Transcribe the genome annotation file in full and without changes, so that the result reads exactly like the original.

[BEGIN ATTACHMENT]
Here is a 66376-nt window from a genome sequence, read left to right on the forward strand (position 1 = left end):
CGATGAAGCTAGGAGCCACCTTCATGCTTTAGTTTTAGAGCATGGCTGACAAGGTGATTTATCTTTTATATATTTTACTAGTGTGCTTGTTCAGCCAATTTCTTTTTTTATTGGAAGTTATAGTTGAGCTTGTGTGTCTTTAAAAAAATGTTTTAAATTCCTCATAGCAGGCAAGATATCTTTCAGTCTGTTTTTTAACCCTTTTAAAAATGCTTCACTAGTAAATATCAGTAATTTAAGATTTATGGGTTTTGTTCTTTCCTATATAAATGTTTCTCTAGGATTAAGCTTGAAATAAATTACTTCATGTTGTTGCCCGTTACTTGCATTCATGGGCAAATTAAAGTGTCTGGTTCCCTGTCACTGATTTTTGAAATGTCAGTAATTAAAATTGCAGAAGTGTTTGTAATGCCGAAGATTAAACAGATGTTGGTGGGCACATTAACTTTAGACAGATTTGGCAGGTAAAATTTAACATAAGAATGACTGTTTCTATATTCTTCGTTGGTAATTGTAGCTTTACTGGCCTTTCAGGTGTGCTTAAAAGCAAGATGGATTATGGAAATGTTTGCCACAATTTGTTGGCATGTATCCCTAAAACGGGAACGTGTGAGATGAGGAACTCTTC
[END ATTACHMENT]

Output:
Here is a 66376-nt window from a genome sequence, read left to right on the forward strand (position 1 = left end):
CGATGAAGCTAGGAGCCACCTTCATGCTTTAGTTTTAGAGCATGGCTGACAAGGTGATTTATCTTTTATATATTTTACTAGTGTGCTTGTTCAGCCAATTTCTTTTTTTATTGGAAGTTATAGTTGAGCTTGTGTGTCTTTAAAAAAATGTTTTAAATTCCTCATAGCAGGCAAGATATCTTTCAGTCTGTTTTTTAACCCTTTTAAAAATGCTTCACTAGTAAATATCAGTAATTTAAGATTTATGGGTTTTGTTCTTTCCTATATAAATGTTTCTCTAGGATTAAGCTTGAAATAAATTACTTCATGTTGTTGCCCGTTACTTGCATTCATGGGCAAATTAAAGTGTCTGGTTCCCTGTCACTGATTTTTGAAATGTCAGTAATTAAAATTGCAGAAGTGTTTGTAATGCCGAAGATTAAACAGATGTTGGTGGGCACATTAACTTTAGACAGATTTGGCAGGTAAAATTTAACATAAGAATGACTGTTTCTATATTCTTCGTTGGTAATTGTAGCTTTACTGGCCTTTCAGGTGTGCTTAAAAGCAAGATGGATTATGGAAATGTTTGCCACAATTTGTTGGCATGTATCCCTAAAACGGGAACGTGTGAGATGAGGAACTCTTC